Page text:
Care home residents will finally be allowed to hug their loved ones again – and some may even be able to join their families for Christmas, it emerged last night.
In his first major intervention on the Daily Mail's Christmas campaign, Boris Johnson promised that rapid tests for visitors would be rolled out to all care homes by the end of the year.
The scheme will give each resident two designated 'key visitors' and bring to an end 'nine months of torture'.
Many have been able to do little more than wave at family and friends through windows or prison-style plastic screens.
However, it also emerged last night that the Government is drawing up plans to allow elderly care home residents to leave their homes completely over Christmas to join a family household – as long as everyone in that household has tested negative.
Care residents will probably then have to be tested or isolate when they return to their care home.
Boris Johnson promised that rapid tests for visitors would be rolled out to all care homes by the end of the year, while residents are expected to be allowed two 'key visitors'
Ministers are expected to reveal more about the plan when Mr Johnson unveils details later this week on the 'festive bubbles' system.
Meanwhile, in the official Covid-19 winter plan published last night, the Government vowed to bring in a law by the end of the year to crack down on care staff moving between homes.
The plan says that during the first wave, many care workers – particularly agency staff – unwittingly transmitted the disease between homes. This resulted in large numbers of coronavirus deaths.
From next month, each care home resident will be allowed their two key visitors who are tested twice a week.
This will allow husbands, wives, sons and daughters to be reunited in care homes, and to hug, kiss and hold hands for the first time since March.
Care workers looking after people in their own homes have been offered weekly tests since yesterday, while care home residents will be allowed their two key visitors, who are tested twice a week, from next month
Affirming the change, the winter plan says: 'If a visitor has a negative test, is wearing appropriate personal protective equipment, and follows other infection control measures, then it will be possible for visitors to have physical contact with their loved one, such as providing personal care, holding hands and hugging.'
More detailed guidance is to be published shortly.
The Prime Minister told the Commons: 'We will use rapid turnaround testing – lateral flow testing – that gives results within 30 minutes to identify those without symptoms.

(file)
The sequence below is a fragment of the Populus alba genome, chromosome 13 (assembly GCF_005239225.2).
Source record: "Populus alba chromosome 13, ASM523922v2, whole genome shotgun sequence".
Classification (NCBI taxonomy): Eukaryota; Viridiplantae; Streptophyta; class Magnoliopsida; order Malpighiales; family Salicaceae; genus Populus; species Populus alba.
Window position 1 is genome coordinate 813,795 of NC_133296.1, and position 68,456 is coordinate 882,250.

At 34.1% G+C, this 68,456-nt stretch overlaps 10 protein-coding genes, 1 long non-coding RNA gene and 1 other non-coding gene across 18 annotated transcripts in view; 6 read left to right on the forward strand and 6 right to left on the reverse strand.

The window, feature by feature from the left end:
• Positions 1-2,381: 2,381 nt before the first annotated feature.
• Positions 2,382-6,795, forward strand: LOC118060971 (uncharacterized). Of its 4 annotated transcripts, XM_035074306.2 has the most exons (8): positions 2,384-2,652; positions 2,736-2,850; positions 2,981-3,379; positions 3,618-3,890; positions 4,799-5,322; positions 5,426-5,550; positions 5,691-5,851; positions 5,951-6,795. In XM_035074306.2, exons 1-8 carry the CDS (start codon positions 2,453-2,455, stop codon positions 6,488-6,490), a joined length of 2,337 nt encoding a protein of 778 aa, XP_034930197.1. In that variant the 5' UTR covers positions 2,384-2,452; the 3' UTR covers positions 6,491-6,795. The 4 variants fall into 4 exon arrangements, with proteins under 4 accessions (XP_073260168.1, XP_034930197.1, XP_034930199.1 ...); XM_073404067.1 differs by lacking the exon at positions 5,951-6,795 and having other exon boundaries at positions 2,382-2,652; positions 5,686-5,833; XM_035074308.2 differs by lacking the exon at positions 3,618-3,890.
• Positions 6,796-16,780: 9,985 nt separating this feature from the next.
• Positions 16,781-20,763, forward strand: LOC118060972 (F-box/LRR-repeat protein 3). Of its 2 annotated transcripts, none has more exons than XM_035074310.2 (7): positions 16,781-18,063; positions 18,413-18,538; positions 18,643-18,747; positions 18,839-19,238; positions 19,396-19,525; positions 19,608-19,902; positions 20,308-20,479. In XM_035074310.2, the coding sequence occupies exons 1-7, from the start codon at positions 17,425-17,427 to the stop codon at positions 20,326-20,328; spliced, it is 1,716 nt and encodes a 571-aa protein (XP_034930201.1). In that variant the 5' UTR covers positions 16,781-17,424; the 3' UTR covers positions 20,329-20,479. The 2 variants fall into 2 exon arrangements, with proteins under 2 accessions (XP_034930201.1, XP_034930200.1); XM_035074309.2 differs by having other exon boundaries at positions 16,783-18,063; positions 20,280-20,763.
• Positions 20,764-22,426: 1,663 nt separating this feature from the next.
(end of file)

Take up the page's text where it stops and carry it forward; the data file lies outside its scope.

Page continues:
Agens Halliday, pictured with her great granddaughter, went into a care home in March, days before the UK lockdown. Since then she has only been permitted one indoor visit six weeks ago, which lasted 30 minutes before care staff came to take her away.
'We're beginning to deploy these tests in our NHS and in care homes in England so people will once again be able to hug and hold hands with loved ones instead of waving through a window.'
He added that care workers looking after people in their own homes would be offered weekly tests starting yesterday.
8m elderly fear they won't see relatives next month
Nearly eight million elderly people are worried they won't be allowed to see family and friends this Christmas, research shows.
Charity Age UK warned Covid restrictions mean this is set to be the 'loneliest and scariest Christmas yet' for Britain's elderly. They found that around 7.7million people aged 65 and over – more than half the UK's older population – are worried the restrictions will impact them.
Official figures from early November show 6.1million over-60s said they were feeling lonely.
Two weeks ago, the Daily Mail launched its Let Them Hold Hands This Christmas campaign calling for an end to cruel visiting bans.
We have highlighted the devastation caused by restrictions on the country's 410,000 care home residents.
A lack of contact with family and friends has caused a sharp deterioration in the mental and physical health of residents, leading to a 50 per cent surge in excess deaths among those with dementia as many 'die of loneliness'.
Disabled children and young adults in residential care have also suffered, with parents banned from hugging them.
Campaigners said they were 'thrilled' following the Prime Minister's announcement, but called for an urgent roll-out of testing as many 'cannot afford to wait until Christmas'.
Fiona Carragher of the Alzheimer's Society said: 'After eight harrowing months filled with devastation and tragic loss of life, we're relieved that the Prime Minister has recognised the importance of family carers.'
She urged officials to 'keep up momentum' with weekly updates on the testing pilot for visitors being carried out in three counties.
She added: 'Every day we hear from families who would give anything to hold their loved one close and look into their eyes – one gentleman we spoke to hasn't held his wife since March.'
PM boosts Mail campaign — and as these heartbreaking pictures show, hugs can't come soon enough
With just 31 days to go until Christmas, changes to 'prison-style' visiting restrictions in care homes cannot come soon enough for Agnes Halliday.
The 89-year-old was photographed with her head in her hands as she was separated from visiting relatives by a crude metal grille.
But this is the cruel reality facing thousands of elderly people in care homes around the country.
Mrs Halliday, from East Lothian, has dementia and her family say she has become suicidal since being denied meaningful visits with them since March.
They claim the great-grandmother has wasted away in her care home and they fear she will die in her 'miserable prison'.
Her son Brian, 58, has only been allowed one indoor visit with his mother in eight months – which ended with care staff 'dragging her away like a prisoner'.
On other occasions, he has been able to see her, but only through a window or the grille in the garden.
Brian Halliday says his mother Agnes 'begs me to help her commit suicide,' as he visits her at her East Lothian care home. The great-grandmother's family say she has wasted away in her care home and they fear she will die in her 'miserable prison'
Mr Halliday said: 'The visits have been horrific. Every time she sees me she just begs me to help her commit suicide. Often she wouldn't talk to me she was so upset.
'They're locking people up in cages, it's like living in a dystopian science fiction novel – only allowing fence visits on a freezing cold day.
'It's torture as far as I'm concerned. I'm scared she will die in this miserable prison. The measures are killing them. She has lost an incredible amount of weight. I have tried to feed her through the windows – the staff said she would only eat when I was there.